At the core of proficiency in Practice-based Learning and Improvement (PBLI) is lifelong learning and quality improvement.
These require skills in and the practice of self evaluation and reflection to engage in habitual Plan-Do-Study-Act cycles for quality improvement at the individual practice level, as well as skills and practice using Evidence-based Medicine (EBM). In addition, residents must learn and practice teaching skills to enable them to effectively educate patients, families, students, residents and other health professionals.
Some programs have identified tools to support development of self assessment and reflection skills and habits. Other tools might address attributes important to the practicing physician, such as time management, stress management, or elements for the competencies. Or, a simple prompt to think about what went well, what didn't, and what the resident would like to do differently can help residents to think beyond context and to share meaning. Effective use of such tools involves assessment by both the residents (self assessment) and faculty member, as well as subsequent discussion of strengths and areas for improvement that emerge. We know that 'we don't know what we don't know' so discussing differences in self-assessed abilities and faculty member-assessed abilities is a good way to gain awareness and develop better self-assessment skills. Reflection is critical for gaining greater self knowledge (link to professionalism); it functions as a personal PDSA cycle (establish goals, monitor progress, question things as they happen, assess what is/is not working).
Didactic training for EBM-related skills will help residents develop the needed skills and habits: locating information, using information technology, appraising information, assimilating evidence (from scientific studies as well as practice data), and applying information to patient care. Resources for accomplishing this may include library professionals and a variety of articles, books, and learning modules. In addition, residents should have the opportunity to apply these skills in a structure activity such as journal club that is evaluated using a tool structured to provide meaningful feedback. Faculty oversight of this activity as teachers, mentors, and role models will aid resident development of these skills and habits.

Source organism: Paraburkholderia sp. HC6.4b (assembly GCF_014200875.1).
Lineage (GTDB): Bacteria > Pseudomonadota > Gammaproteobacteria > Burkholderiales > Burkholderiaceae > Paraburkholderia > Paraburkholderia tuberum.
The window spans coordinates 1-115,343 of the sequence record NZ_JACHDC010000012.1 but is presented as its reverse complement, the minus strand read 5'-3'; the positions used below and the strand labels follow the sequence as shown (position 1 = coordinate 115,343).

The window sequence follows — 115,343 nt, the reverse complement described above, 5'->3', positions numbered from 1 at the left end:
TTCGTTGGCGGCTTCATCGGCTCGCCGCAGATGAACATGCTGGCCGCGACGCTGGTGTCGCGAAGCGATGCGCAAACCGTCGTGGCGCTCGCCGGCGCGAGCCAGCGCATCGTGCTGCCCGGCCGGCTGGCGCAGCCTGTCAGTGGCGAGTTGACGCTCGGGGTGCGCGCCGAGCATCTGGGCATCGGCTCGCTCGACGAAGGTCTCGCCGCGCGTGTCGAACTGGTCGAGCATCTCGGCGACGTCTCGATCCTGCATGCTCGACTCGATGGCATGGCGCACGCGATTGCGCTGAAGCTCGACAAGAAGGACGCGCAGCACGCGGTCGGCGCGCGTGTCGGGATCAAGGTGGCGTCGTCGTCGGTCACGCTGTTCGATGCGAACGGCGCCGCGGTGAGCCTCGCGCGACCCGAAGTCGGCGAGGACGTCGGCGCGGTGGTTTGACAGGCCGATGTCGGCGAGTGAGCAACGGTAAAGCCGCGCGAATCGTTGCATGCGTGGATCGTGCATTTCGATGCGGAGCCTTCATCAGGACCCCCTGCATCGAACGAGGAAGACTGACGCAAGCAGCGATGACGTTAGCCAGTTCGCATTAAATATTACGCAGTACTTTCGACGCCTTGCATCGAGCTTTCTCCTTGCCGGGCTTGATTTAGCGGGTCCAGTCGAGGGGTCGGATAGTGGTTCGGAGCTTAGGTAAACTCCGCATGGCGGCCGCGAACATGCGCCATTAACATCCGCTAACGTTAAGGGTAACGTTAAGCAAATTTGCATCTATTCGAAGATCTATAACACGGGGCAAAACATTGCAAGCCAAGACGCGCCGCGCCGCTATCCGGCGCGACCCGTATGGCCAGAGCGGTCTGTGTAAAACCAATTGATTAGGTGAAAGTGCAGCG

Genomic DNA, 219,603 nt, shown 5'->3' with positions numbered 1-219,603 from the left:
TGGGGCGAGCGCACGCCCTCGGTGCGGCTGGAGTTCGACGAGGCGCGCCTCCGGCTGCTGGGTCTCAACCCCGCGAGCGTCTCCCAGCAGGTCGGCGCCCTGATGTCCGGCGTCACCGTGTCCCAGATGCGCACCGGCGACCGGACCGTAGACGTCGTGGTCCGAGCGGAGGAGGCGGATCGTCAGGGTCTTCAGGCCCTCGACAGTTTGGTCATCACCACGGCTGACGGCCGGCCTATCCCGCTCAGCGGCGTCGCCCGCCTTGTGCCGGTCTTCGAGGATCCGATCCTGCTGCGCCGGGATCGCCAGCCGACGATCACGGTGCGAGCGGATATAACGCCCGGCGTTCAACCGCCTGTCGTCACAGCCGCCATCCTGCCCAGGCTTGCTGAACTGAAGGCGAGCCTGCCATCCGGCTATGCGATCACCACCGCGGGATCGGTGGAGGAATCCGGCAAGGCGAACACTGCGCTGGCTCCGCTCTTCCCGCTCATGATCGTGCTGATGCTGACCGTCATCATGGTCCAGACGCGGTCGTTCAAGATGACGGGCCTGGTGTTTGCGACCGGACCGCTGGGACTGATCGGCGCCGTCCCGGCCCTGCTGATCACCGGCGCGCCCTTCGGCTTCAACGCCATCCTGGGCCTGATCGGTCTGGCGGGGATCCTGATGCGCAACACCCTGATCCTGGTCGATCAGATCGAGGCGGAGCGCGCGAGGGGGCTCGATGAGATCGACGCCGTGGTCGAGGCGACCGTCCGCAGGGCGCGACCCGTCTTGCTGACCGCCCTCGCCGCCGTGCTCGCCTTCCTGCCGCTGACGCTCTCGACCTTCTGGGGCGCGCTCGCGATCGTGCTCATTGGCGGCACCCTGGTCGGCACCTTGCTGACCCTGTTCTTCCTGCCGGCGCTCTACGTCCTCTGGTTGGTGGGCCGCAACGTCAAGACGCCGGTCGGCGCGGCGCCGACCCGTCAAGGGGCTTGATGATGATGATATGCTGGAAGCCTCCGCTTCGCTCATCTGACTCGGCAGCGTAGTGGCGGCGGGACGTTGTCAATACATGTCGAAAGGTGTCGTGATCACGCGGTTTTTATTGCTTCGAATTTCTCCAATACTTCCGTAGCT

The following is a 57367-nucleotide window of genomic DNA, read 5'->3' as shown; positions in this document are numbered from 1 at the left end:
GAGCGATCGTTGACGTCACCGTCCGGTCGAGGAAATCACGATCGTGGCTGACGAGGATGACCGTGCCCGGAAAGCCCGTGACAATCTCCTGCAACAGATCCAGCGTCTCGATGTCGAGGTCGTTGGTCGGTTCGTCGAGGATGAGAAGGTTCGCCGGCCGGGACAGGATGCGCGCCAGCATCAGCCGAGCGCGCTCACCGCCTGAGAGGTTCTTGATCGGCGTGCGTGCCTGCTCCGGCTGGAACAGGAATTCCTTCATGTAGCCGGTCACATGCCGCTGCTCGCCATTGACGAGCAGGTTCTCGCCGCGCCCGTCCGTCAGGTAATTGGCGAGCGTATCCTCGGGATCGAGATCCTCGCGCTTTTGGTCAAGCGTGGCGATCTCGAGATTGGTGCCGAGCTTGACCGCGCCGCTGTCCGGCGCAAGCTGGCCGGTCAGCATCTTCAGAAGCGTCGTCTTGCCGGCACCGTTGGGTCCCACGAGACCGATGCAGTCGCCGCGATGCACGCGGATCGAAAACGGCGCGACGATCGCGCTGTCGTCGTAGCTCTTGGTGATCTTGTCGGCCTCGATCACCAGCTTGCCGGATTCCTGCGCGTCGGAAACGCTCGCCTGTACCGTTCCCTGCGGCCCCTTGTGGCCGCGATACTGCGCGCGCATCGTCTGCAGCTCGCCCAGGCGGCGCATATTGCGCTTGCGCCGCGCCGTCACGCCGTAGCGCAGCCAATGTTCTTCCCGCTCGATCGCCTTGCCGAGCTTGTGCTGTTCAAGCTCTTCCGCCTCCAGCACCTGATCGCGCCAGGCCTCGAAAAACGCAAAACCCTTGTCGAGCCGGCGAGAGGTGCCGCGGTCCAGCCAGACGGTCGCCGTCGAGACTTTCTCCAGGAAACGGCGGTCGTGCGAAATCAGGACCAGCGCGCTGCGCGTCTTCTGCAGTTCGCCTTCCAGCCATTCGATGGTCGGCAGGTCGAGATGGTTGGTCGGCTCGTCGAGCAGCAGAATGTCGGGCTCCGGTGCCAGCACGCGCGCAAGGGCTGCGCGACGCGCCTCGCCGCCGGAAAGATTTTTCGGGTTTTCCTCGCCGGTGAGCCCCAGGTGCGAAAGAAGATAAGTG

Quality improvement (QI) skills may be obtained by active participation on a QI committee (planning; implementation; analysis of an intervention on a practice outcome; incorporation into practice if improvement has occurred; initiation of a new PDSA cycle if improvement has not occurred). Different specialties may have specific expectations regarding requirements for quality improvement related to PBLI.
A final area addressed by this competency domain is teaching skills used for the education of patients, families, students, residents, and other health professionals. While this overlaps the Interpersonal and Communication Skills domain, this requirement addresses the need for specific teaching skills. This is linked to practice improvement, because patients who lack a clear understanding of their condition and how they can participate in self-care because their physician has educated them effectively. Similarly, physicians who are able to effectively educate consulting physicians rather than just asking for a yes/no answer are more likely to get the information they need to provide better care.
Competency information taken from the
ACGME web site on Practice Based Learning and Improvement.
Content pages that correspond to the Practice Based Learning and Improvement competency: